Ever since George Lucas chose Chicago as the home for his dream project, the Lucas Museum of Narrative Art, one the foremost questions has been, “What will it look like?” Well, today we got our answer! The conceptual designs for the museum and its environs have been released.
The design draws its inspiration from the works of Frank Lloyd Wright and Mies van der Rohe, and it takes full advantage of the surrounding parkland, lakefront, and man-made structures.
From the museum website:
The Lucas Museum design is both futuristic and timeless. Its continuous, undulating organic surface blurs the line between structure and landscape. As the harbor rises up to the land, it merges with stone surfaces that reach up to the sky and ultimately crescendo into a “floating” disc. The Museum is not an isolated object, but a spatial experience that is defined by the people who occupy it and interact with it. Its organic surface is made of a single material, a stone as primitive as it is futuristic, evoking the great achievements of architectural history. It is a place to discover and explore, to communicate and contemplate. More than a building, it is an urban vista for social interaction, bringing people closer to each other and to nature.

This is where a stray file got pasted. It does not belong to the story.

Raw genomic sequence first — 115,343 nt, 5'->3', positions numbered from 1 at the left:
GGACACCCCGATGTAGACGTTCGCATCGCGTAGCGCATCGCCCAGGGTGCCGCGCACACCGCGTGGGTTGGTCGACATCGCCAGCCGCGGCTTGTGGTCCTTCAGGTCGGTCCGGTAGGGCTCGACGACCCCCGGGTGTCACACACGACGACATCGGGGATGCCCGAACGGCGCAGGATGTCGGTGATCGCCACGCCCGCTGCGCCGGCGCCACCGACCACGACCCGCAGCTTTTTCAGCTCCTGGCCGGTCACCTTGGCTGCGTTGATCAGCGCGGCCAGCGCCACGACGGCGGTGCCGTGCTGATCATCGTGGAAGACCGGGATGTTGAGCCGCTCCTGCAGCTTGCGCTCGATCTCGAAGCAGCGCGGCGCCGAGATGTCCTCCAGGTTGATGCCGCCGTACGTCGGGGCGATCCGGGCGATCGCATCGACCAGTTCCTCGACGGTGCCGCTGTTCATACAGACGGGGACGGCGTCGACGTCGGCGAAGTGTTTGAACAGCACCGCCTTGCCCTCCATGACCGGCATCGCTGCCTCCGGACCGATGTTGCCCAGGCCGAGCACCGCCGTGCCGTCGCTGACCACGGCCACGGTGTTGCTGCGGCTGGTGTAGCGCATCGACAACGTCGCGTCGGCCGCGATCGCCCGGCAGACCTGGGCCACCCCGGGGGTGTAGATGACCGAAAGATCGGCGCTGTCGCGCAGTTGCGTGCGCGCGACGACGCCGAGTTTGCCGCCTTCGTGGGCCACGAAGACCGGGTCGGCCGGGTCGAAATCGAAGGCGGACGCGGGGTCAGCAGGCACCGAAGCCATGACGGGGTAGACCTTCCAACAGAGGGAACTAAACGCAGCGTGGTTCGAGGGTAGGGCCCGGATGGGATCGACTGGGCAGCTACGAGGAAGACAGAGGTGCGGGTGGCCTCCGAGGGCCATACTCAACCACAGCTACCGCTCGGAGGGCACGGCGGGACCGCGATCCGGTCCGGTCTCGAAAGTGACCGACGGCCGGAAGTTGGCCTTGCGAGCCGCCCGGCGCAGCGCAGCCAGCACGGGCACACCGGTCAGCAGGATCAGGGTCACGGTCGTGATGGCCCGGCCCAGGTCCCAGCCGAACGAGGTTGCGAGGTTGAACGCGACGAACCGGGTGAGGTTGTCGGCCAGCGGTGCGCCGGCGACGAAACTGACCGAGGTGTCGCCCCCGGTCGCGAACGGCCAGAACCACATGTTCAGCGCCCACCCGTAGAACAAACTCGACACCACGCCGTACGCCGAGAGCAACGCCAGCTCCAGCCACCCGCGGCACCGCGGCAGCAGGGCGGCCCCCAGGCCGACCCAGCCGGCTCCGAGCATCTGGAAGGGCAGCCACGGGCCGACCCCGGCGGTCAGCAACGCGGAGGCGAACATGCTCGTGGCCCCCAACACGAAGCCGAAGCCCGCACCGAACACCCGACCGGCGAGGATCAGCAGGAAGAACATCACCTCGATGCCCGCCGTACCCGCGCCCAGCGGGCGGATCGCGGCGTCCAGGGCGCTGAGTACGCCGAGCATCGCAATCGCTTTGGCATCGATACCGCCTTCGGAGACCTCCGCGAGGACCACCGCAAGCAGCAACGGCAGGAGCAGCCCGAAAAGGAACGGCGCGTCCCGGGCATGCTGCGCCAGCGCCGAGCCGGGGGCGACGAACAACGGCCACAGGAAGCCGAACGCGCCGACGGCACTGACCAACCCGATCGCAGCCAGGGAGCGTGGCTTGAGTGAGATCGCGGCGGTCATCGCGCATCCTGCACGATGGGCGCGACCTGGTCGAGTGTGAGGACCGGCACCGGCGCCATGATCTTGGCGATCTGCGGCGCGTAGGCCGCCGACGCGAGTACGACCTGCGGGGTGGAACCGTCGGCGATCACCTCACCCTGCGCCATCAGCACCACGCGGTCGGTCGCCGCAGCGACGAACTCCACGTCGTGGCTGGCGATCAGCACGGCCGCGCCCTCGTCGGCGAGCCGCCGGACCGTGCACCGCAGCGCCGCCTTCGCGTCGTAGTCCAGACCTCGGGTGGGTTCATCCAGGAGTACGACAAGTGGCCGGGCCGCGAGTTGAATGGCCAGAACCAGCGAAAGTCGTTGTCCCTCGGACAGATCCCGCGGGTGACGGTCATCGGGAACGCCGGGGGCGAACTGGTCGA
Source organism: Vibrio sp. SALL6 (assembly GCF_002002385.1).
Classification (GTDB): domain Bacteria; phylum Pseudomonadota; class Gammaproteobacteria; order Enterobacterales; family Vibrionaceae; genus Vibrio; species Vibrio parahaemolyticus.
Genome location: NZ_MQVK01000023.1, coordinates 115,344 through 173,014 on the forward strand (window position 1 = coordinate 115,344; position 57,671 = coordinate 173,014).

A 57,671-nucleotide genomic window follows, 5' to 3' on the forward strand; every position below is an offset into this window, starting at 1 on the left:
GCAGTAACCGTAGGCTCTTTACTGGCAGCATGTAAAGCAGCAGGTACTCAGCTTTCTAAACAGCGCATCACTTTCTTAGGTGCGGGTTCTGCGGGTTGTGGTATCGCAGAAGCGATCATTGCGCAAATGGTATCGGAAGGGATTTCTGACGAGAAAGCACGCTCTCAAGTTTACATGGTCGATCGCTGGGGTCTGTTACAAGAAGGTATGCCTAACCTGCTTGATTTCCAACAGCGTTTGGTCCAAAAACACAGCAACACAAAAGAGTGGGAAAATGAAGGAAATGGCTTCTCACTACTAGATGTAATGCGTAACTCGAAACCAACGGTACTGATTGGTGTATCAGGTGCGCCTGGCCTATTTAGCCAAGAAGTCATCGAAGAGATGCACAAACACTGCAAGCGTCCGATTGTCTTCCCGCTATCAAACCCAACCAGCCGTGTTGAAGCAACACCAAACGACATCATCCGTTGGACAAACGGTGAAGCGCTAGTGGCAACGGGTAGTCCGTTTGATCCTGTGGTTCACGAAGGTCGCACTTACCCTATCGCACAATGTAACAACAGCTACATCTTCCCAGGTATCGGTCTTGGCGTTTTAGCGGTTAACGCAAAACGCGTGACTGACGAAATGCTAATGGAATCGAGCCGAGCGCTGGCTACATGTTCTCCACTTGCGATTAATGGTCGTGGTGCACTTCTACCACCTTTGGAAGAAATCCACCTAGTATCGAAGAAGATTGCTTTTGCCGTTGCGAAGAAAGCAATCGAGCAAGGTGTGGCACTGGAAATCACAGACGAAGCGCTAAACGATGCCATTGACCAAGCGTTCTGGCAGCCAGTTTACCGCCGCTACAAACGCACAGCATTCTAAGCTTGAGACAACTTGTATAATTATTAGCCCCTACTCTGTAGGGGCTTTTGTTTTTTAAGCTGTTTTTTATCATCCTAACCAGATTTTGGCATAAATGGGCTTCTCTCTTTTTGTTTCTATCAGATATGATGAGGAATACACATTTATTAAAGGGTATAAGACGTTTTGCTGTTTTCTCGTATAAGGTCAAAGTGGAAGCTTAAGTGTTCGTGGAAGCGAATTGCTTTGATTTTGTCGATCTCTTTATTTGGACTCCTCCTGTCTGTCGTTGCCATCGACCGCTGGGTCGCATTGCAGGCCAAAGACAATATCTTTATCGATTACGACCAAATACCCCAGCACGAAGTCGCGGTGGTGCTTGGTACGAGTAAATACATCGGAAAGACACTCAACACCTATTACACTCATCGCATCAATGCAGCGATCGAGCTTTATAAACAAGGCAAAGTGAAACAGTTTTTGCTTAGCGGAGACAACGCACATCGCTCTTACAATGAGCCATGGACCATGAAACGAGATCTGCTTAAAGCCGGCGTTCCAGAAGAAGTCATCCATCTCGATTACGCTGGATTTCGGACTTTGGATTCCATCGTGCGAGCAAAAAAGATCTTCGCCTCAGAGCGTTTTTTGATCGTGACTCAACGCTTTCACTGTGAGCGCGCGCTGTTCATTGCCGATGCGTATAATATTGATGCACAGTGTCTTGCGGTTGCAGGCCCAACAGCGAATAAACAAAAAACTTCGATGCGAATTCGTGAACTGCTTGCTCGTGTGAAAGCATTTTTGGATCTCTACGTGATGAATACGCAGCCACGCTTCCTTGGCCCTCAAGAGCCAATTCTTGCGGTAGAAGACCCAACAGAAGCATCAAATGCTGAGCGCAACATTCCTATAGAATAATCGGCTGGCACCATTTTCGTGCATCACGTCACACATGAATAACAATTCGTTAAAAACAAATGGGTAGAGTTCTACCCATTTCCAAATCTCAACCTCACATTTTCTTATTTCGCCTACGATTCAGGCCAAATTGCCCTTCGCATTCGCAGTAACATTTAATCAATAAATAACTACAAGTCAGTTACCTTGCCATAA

The museum, designed by Beijing-based MAD Architects, will be located between McCormick Place and Soldier Field. The “floating” disc that crowns the structure will feature an observation deck that will allow visitors a 360 degree view of the city and Lake Michigan.
The interior of the museum will house “three levels of exhibition space in infinite loops” that are meant to “inspire the imagination to ponder endless possibilities, both in content and design.”
The design for the Lucas Museum mirrors the objective of the artwork inside: It tells a story. The narrative ushers in the future of architectural design, exploring the relationship between man and nature. Its iconic design aspires to join the ranks of Chicago’s many cherished landmarks.
The surrounding landscape will be designed by Chicago-based Studio Gang, and it will include a bridge connecting the museum to Northerly Island.
The museum website has plans to launch a live webcam feature, along with time-lapse photography, that will enable everyone to track the progress of the design and building process.
Source and Image Credit: The Lucas Museum of Narrative ArtPowered by Sidelines